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Coverage of energy that moves beyond polarized arguments and emotional debate to explore the points of tension, the tradeoffs and opportunities, and the very human consequences of energy policy, production, use and innovation.Inside Energy is a collaboration of seven public media outlets in the nation's energy epicenter: Colorado, Wyoming and North Dakota.

Colorado Ahead Of Peers In Charting The Public's Oil And Gas Health Complaints

Jim Hill
A drilling operation with a nearby subdivision in the background near Mead, Colo., pictured in August 2012.

Energy boom states in the west are taking different tactics for recording and responding to public health complaints regarding oil and gas.

Colorado has the most comprehensive reporting in the region. Complaints are posted to a public website with a database that tracks well inspections, spills, remediation and what comes in from the public.

North Dakota has been tracking these concerns as well, starting in early 2014. However, that data is not readily available to the public.

Wyoming doesn't track any of this stuff yet.

Back in Colorado, over half of the total complaints about oil and gas concern groundwater, excessive noise, and air quality. Many of those complaints come to the Colorado Oil and Gas Conservation Commission.

“We do not get very many complaints that you would categorize specifically as a health complaint,” said COGCC Director Matt Lepore. “It’s usually potential health associated with some other kind of complaint.”

Eric Ewing lives near Gilcrest, in Weld County, Colorado, with his wife and two young children. It’s an area surrounded by drilling activity. He said sometimes, when the wind is low, the air gets socked in and his family has been experiencing nausea, sore throats, dizziness, and rashes.

Ewing said it was difficult to find out how to file health complaints with the state. Some issues needed to be filed with the COGCC, others with the health department or county planners. Once he figured out the system, Ewing was generally satisfied with Colorado’s response.

“My impression is that they’re working very hard,” he said, “and they’re working very long hours to try to address some of these issues.”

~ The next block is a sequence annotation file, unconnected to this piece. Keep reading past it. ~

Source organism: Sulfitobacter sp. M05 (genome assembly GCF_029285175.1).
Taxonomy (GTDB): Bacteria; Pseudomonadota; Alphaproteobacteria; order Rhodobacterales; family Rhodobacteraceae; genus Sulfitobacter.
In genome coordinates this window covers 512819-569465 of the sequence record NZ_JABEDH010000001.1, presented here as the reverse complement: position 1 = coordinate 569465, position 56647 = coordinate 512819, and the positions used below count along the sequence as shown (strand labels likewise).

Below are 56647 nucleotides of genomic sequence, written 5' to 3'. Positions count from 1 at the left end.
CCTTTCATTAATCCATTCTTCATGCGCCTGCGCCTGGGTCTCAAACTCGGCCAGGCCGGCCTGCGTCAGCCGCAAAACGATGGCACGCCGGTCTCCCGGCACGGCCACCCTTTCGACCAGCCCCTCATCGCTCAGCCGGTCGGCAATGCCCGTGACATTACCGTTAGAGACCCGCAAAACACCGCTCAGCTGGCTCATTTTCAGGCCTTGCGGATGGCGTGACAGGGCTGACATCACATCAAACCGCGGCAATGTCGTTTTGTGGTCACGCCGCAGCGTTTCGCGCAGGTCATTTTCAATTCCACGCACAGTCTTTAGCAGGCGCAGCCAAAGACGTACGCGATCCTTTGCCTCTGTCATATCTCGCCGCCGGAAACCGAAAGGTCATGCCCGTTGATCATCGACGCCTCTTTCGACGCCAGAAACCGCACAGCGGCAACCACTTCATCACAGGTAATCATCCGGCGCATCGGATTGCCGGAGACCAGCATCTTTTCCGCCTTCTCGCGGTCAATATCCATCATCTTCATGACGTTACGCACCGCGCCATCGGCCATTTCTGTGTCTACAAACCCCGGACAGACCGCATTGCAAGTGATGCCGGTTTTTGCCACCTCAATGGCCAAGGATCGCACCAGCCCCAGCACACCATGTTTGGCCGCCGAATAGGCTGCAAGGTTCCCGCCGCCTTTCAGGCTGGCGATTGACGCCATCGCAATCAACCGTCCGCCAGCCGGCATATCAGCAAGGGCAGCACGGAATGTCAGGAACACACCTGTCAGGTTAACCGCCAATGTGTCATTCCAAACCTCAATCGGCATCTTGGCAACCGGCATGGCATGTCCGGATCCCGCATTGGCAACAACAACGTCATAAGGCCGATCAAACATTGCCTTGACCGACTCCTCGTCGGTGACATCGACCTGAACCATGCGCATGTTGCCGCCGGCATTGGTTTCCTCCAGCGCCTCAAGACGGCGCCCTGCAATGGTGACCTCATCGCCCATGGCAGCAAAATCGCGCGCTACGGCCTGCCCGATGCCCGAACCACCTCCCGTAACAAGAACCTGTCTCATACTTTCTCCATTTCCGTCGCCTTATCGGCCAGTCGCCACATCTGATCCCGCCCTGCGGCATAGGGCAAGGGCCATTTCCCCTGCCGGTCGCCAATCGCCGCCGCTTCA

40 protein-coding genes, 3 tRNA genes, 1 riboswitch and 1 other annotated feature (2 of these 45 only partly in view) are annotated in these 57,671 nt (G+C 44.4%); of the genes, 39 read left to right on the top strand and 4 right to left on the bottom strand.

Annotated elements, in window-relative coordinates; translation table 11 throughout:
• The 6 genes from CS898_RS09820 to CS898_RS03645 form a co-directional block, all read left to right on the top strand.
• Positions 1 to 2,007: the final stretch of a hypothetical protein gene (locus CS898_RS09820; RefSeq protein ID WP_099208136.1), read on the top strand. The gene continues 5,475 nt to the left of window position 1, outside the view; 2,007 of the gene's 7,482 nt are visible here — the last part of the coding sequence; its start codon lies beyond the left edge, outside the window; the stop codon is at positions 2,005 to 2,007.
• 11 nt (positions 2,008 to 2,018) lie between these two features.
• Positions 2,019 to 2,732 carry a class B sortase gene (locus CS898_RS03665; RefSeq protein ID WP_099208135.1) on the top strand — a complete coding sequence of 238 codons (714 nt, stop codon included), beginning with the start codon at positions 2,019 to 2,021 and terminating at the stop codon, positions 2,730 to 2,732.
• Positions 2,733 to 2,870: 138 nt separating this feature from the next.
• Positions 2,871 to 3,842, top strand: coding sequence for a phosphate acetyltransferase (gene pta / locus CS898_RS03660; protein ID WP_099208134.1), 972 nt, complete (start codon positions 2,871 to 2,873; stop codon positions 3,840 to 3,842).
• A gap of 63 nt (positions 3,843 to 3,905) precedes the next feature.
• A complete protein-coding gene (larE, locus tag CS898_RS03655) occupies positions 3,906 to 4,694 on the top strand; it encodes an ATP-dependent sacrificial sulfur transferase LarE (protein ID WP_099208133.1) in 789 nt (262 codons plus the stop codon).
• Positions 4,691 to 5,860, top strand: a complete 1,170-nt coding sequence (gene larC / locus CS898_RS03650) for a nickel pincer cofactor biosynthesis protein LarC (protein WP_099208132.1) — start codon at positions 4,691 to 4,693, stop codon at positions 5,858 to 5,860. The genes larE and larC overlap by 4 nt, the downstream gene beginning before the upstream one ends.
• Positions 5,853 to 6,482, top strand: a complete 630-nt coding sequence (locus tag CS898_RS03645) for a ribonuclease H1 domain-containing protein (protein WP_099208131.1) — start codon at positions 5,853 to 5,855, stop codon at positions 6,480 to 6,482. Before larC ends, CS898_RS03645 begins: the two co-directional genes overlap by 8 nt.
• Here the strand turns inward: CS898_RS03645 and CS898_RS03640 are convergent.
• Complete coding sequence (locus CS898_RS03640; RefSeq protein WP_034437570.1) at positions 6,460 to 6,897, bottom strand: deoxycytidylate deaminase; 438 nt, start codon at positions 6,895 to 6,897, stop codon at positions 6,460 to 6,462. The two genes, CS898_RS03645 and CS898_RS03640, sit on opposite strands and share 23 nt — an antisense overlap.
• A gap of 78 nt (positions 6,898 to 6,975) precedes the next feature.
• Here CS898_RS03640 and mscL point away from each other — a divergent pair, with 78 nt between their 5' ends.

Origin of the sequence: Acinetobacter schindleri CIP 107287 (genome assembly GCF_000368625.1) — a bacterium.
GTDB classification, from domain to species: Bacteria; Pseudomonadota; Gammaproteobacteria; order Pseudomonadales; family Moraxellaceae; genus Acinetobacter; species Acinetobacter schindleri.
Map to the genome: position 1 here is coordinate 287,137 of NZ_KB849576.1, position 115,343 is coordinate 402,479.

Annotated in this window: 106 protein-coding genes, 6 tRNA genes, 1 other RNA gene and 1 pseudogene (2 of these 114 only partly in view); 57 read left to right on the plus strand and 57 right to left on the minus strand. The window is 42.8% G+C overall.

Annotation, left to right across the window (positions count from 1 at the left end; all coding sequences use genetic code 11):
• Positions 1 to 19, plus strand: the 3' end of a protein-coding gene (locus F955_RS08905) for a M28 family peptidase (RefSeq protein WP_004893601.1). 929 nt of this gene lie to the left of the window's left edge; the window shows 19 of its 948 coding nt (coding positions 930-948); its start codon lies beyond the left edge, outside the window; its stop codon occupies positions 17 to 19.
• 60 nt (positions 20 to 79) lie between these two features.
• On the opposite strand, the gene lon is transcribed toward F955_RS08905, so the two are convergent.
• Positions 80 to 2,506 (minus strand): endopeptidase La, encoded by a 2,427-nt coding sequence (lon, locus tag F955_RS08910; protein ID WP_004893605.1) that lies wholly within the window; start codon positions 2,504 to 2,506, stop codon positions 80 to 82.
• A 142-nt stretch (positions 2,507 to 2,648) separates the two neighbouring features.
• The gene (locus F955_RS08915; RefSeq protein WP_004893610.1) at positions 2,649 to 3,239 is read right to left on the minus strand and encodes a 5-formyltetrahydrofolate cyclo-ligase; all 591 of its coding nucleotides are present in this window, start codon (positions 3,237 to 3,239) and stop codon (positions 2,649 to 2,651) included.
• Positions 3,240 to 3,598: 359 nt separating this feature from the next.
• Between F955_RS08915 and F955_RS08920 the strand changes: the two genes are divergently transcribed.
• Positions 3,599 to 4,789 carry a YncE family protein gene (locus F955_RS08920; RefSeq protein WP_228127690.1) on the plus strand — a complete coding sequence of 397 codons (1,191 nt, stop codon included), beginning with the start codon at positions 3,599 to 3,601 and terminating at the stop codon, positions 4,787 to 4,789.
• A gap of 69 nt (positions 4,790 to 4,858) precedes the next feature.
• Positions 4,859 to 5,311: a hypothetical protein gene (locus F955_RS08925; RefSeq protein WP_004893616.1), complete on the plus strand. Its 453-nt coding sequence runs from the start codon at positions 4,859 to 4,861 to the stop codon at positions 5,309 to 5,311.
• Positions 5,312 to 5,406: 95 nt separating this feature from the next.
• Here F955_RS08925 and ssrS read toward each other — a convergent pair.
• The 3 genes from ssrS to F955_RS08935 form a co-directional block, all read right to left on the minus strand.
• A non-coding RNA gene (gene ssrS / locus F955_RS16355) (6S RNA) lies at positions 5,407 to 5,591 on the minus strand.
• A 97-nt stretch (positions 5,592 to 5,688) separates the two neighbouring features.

But there is still a lot that’s unknown about these health impacts.

Lisa McKenzie, with the Colorado School of Public Health, has been researching the health effects of oil and gas development in human populations for the past four years.

She said the problems the Ewing family has are common and some of her preliminary research may show a connection between exposure to oil and gas emissions and higher cancer risks for children or a connection with higher rates of congenital heart defects. These studies are still early in the process, still limited.

McKenzie said what she’s missing is baseline data: what was the air quality, water quality and health of the population was like before oil and gas development. She also said studies are needed which follow and track populations of people and study their health changes over time.

Two eastern states, Maryland and New York, are both funding public health impact studies. In Colorado, there are two large-scale air quality studies going on. They are funded by the state from money generated through oil and gas revenues and are ongoing.

The state also monitors cancer rates and birth defects, but has so far found no link connecting those rates with oil and gas development.

In the meantime, Eric Ewing has taken his family to their primary doctor, and they've now been referred to a toxicologist.

A woman from the Colorado health department did visit his home once. Ewing said she mentioned something about wishing she could wear a respirator when she came out to Weld Country, because of her own worries about the emissions.

That stuck with Ewing. “So I’m standing there, I've got a 3-year-old and a 5-year-old and my wife inside and I’m like ‘what am I supposed to do? Just leave?’”

Inside Energy is a public media collaboration, based in Colorado, Wyoming and North Dakota, focusing on the energy industry and its impacts.

Dan Boyce moved to the Inside Energy team at Rocky Mountain PBS in 2014, after five years of television and radio reporting in his home state of Montana. In his most recent role as Montana Public Radio’s Capitol Bureau Chief, Dan produced daily stories on state politics and government.
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